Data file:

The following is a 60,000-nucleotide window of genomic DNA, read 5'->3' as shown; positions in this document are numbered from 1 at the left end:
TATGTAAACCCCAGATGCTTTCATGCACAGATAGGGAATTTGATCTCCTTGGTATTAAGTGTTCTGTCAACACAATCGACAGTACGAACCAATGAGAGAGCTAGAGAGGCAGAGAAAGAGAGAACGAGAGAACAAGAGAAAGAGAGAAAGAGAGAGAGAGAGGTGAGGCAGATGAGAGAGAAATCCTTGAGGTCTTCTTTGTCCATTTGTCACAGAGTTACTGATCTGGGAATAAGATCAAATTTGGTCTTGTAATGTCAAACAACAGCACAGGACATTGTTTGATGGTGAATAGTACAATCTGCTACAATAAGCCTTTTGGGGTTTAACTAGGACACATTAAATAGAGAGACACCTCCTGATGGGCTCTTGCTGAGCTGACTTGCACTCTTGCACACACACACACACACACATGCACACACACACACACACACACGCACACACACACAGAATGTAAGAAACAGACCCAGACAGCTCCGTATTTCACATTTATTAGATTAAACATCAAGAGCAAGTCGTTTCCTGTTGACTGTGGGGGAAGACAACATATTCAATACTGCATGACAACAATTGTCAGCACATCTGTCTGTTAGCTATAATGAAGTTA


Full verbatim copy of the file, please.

The following is a 60,000-nucleotide window of genomic DNA, read 5'->3' as shown; positions in this document are numbered from 1 at the left end:
TATGTAAACCCCAGATGCTTTCATGCACAGATAGGGAATTTGATCTCCTTGGTATTAAGTGTTCTGTCAACACAATCGACAGTACGAACCAATGAGAGAGCTAGAGAGGCAGAGAAAGAGAGAACGAGAGAACAAGAGAAAGAGAGAAAGAGAGAGAGAGAGGTGAGGCAGATGAGAGAGAAATCCTTGAGGTCTTCTTTGTCCATTTGTCACAGAGTTACTGATCTGGGAATAAGATCAAATTTGGTCTTGTAATGTCAAACAACAGCACAGGACATTGTTTGATGGTGAATAGTACAATCTGCTACAATAAGCCTTTTGGGGTTTAACTAGGACACATTAAATAGAGAGACACCTCCTGATGGGCTCTTGCTGAGCTGACTTGCACTCTTGCACACACACACACACACACATGCACACACACACACACACACACGCACACACACACAGAATGTAAGAAACAGACCCAGACAGCTCCGTATTTCACATTTATTAGATTAAACATCAAGAGCAAGTCGTTTCCTGTTGACTGTGGGGGAAGACAACATATTCAATACTGCATGACAACAATTGTCAGCACATCTGTCTGTTAGCTATAATGAAGTTA